The Canon RF 28–70mm f/2 L USM can also get reasonably close to the subject at 39cm, which coupled with a wide aperture can do a great job of punching the subject out from the background. The nine-blade aperture has an iris diaphragm and seems to do a great job of smoothly transitioning colors, with an almost prime lens type look. The f/2 aperture is a great advantage on this lens and as you can now get a prime lens like separation, it makes you want to play with more shallow depths of the field than ever before.
For the autofocusing system, Canon opted for the tried and tested ring-type Ultrasonic Motor, rather than the Nano motor on some of the other RF lenses (maybe due to weight considerations). The USM motor is very quick and quiet and only starts to hunt when in the very lowest of light conditions.
But, how sharp is this thing and is it better than the DSLR version? At 28mm, the center and edges are surprisingly sharp at f/2, looking the best at f/2.8, while starting to tail off again after f/11. The same is largely true at 50mm, with edge and center sharpness being great at f/2 and hitting its zenith from f/2.8 to f/11. At f/16 and above the lens starts to suffer from diffraction.
At 70mm, the results come in the same. At f/2, edge and center sharpness are great with extra detail at f/2.8 going up to f/11. At this point, it feels like this lens is sharper throughout the range than previous versions, with the added benefit of an f/2 aperture.
How Does It Compare?
Lining up the new version of the Canon RF 28–70mm f/2 L USM against the older Canon EF 24-70mm f/2.8L II USM seems initially a little unfair. But, it’s worth checking out the two standards to see if the extra money outlay is worth it.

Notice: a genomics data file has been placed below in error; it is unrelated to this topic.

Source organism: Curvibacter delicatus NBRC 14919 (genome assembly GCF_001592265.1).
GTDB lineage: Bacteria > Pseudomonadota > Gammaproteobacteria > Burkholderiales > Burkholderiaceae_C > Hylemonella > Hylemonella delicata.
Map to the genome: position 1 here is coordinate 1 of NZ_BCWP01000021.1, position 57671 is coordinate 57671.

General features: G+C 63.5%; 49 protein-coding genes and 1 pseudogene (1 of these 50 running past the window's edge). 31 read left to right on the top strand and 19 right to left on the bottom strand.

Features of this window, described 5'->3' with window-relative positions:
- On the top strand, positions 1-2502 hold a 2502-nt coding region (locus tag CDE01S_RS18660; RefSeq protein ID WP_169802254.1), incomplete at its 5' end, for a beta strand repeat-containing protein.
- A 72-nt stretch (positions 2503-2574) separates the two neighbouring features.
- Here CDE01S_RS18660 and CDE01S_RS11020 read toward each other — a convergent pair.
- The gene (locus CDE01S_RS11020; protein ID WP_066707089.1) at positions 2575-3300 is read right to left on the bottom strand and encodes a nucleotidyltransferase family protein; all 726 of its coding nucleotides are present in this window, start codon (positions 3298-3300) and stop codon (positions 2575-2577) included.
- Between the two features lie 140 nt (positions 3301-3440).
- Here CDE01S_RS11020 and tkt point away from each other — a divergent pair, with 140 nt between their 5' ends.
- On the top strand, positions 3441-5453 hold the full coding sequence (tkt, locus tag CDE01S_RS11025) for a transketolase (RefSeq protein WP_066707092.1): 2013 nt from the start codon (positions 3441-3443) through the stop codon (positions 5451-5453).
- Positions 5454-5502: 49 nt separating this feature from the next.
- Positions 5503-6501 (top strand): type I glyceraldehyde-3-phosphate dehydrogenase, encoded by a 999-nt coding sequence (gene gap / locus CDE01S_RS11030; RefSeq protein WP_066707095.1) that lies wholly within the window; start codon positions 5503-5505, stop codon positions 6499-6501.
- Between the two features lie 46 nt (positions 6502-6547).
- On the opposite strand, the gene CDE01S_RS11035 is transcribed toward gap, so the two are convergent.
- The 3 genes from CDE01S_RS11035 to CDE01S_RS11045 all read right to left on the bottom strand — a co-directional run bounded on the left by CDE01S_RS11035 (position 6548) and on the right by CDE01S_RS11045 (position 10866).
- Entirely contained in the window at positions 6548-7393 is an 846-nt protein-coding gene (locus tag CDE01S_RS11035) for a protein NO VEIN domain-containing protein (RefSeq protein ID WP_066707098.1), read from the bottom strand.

The EF 24-70mm f/2.8L has 4mm extra at the wide-angle end and doesn’t have image stabilization like the newer lens. It also may be a touch less sharp when wide open, but you can’t fault its optical capabilities. The addition of f/2 in the new lens is going to be its biggest calling card, but you’re also going to have to pay for the privilege.
The EF 24-70mm version is currently far cheaper, which can be fitted to the mirrorless format with an adapter, but it’s not the same as going with a fully native lens.
|Canon RF 28–70mm f/2 L USM||Canon EF 24-70mm f/2.8L II USM|
|Optics||19 elements/13 groups||18 elements/13 groups|
The Canon RF 28–70mm f/2 L USM is clearly a top quality lens and definitely lined up to be the new standard. Its obviously a heavyweight, but as mentioned before this lens will do the job of a bunch of primes, at least from a simpler kit list than anything else.
In terms of sharpness, there are no complaints in the center or edges, even when the aperture is at f/2. Plus, with a new wider aperture, the lowlight capabilities have been vastly improved. Bokeh quality also seems that bit more refined, along with a shallower depth of field, which gives more creative potential.
There is slight vignetting with the lens wide open and slight barrel distortion, but nothing that can’t be corrected in post-processing. Also, there’s the weight consideration, which makes the current mirrorless setup very front heavy. Other than that, this is a fantastic lens worthy of being the new standard.
So, it may be a worthy upgrade from the DLSR version L-series with an equally good build quality, weather-proofed construction, a solid performance, but a high price tag. This makes it out of reach for the enthusiast, who should possibly go for the RF 24-105mm f/4.
But, for those wanting the latest workhorse standard, where optical quality comes before anything else, this is a great option. Now it just needs Canon to release an equally worthy camera body to bring out the Canon RF 28–70mm f/2 L USM’s full potential.